# Prepare and migrate the SQLite database
chown _graphite /var/lib/graphite
sudo -u _graphite graphite-manage syncdb --noinput

# Configure httpd
rm -f /etc/apache2/sites-enabled/000-default.conf
cp /usr/share/graphite-web/apache2-graphite.conf /etc/apache2/sites-enabled/graphite.conf
service apache2 restart

Usually it is recommended to use an external database (like PostgreSQL) for the Graphite dashboard instead of the built-in SQLite database. However, since we'll be using Grafana primarily, SQLite will work just fine.


Grafana

Grafana is a beautiful, alternative dashboard for Graphite. It uses Elasticsearch to store dashboards, so we'll start by installing that.

curl -s http://packages.elasticsearch.org/GPG-KEY-elasticsearch | apt-key add -
echo "deb http://packages.elasticsearch.org/elasticsearch/1.0/debian stable main" > /etc/apt/sources.list.d/elasticsearch.list

apt-get update
apt-get install -y elasticsearch openjdk-7-jre-headless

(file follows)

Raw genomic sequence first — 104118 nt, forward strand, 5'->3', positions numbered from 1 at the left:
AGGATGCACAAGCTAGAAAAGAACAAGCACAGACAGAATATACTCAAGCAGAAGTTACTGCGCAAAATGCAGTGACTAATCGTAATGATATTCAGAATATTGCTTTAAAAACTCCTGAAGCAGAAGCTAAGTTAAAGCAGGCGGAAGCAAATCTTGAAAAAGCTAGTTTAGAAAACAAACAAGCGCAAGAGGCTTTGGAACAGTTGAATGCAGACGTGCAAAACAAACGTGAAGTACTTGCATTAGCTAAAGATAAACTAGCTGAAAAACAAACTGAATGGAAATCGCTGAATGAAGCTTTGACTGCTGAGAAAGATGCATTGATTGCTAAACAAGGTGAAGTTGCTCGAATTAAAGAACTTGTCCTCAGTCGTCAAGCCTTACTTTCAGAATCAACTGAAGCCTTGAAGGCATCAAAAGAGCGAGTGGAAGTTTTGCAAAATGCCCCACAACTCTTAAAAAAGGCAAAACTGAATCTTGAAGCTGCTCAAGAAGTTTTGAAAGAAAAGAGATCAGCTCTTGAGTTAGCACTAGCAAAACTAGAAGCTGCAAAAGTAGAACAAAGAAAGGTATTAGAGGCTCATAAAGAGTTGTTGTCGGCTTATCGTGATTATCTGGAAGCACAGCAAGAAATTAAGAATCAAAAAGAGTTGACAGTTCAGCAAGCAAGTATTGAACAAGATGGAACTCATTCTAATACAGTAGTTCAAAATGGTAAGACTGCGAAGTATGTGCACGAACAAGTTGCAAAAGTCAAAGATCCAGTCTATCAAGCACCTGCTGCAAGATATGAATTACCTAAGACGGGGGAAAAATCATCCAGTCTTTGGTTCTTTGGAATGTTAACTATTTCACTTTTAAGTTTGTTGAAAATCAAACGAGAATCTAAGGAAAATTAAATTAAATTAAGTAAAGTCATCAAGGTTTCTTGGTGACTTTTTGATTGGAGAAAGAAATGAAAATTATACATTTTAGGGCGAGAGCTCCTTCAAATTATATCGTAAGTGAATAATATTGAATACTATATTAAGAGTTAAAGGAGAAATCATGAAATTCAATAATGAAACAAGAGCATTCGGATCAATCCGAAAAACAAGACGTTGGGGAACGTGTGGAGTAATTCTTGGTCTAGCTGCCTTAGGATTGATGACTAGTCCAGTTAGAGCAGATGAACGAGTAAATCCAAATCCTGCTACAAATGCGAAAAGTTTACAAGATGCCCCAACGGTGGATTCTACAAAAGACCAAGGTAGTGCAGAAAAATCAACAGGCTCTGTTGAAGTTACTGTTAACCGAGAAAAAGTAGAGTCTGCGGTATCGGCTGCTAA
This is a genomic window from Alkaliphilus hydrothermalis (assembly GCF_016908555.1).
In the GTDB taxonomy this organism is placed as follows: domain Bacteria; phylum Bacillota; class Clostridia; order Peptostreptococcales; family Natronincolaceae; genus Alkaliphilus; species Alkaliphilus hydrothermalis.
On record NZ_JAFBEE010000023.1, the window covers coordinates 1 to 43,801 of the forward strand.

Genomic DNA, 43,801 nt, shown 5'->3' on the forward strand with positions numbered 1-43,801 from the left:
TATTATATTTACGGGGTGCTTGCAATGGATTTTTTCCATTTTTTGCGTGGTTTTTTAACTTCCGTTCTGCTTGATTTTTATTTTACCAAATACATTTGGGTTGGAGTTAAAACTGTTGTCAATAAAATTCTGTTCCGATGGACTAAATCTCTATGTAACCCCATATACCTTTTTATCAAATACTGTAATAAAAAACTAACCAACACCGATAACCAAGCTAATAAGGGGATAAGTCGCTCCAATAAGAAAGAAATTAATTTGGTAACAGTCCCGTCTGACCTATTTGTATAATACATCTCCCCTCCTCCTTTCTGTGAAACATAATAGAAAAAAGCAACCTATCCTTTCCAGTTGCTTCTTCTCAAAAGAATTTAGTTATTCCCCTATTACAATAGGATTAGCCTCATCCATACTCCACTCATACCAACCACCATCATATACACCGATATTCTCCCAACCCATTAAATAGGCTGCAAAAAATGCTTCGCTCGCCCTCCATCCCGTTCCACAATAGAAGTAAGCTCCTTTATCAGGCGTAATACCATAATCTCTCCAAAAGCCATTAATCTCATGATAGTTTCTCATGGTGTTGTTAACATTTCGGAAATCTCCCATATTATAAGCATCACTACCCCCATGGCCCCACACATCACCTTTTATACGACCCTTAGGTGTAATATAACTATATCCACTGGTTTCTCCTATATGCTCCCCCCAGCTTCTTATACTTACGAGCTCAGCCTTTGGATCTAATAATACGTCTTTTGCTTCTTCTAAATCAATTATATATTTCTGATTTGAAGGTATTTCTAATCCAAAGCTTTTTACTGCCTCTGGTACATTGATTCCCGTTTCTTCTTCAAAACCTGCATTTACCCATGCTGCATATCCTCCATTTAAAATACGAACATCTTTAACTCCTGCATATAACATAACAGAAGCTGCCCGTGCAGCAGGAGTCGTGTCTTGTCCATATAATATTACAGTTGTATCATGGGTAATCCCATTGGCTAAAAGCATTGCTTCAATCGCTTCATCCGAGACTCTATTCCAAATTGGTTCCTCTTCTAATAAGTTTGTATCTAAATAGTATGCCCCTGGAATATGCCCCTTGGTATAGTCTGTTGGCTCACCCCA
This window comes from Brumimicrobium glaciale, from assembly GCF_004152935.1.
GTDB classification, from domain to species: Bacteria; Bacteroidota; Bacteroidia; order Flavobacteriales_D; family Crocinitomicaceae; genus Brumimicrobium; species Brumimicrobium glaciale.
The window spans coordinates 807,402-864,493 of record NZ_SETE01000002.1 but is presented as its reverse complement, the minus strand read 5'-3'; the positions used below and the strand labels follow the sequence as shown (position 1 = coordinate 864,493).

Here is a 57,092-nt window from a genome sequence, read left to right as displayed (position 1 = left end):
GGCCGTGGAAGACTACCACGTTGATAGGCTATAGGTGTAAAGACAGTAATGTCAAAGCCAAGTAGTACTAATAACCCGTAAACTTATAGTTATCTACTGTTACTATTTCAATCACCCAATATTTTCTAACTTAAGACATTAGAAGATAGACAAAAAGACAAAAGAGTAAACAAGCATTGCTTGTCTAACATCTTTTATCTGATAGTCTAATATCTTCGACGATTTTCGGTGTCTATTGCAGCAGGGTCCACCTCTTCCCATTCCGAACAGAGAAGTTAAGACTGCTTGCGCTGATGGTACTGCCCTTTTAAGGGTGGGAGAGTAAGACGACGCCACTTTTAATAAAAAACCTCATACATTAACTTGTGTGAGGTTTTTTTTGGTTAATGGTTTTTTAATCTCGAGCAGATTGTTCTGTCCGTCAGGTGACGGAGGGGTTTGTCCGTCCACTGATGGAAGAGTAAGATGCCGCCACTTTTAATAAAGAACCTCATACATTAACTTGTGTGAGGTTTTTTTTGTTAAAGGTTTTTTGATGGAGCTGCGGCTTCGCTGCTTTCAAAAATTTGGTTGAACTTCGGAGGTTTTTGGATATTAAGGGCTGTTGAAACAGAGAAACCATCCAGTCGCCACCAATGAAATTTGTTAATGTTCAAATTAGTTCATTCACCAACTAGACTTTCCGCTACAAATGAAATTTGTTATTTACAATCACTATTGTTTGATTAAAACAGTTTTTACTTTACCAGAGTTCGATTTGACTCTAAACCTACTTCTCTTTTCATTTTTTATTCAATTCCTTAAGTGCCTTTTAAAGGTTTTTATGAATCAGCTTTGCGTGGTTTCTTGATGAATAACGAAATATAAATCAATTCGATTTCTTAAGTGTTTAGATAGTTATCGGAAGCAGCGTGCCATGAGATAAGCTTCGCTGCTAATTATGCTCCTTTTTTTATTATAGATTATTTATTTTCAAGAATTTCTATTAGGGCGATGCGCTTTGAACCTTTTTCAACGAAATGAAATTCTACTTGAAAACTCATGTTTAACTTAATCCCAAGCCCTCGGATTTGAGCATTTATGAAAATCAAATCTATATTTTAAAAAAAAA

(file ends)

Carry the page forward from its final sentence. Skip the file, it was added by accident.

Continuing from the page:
update-rc.d elasticsearch defaults

service elasticsearch start

Now for Grafana, which we'll host side-by-side with Graphite web on Apache.

curl -O -L http://grafanarel.s3.amazonaws.com/grafana-1.5.3.tar.gz
tar xf grafana-1.5.3.tar.gz
cp -R grafana-1.5.3 /usr/share/grafana

echo "alias /grafana /usr/share/grafana" > /etc/apache2/sites-enabled/grafana.conf

service apache2 restart

You'll also need to adjust /usr/share/grafana/config.js. By default, it looks for Graphite web on port 8080, but we set it up on port 80. If you choose to move Elasticsearch off to its own node, you'll need to change that as well.

This approach is far easier than most tutorials I've seen, thanks to the new Graphite packages included in Ubuntu 14.04. So, now we have Graphite up and running, but no metrics are flowing. This is where Sensu comes in.


Sensu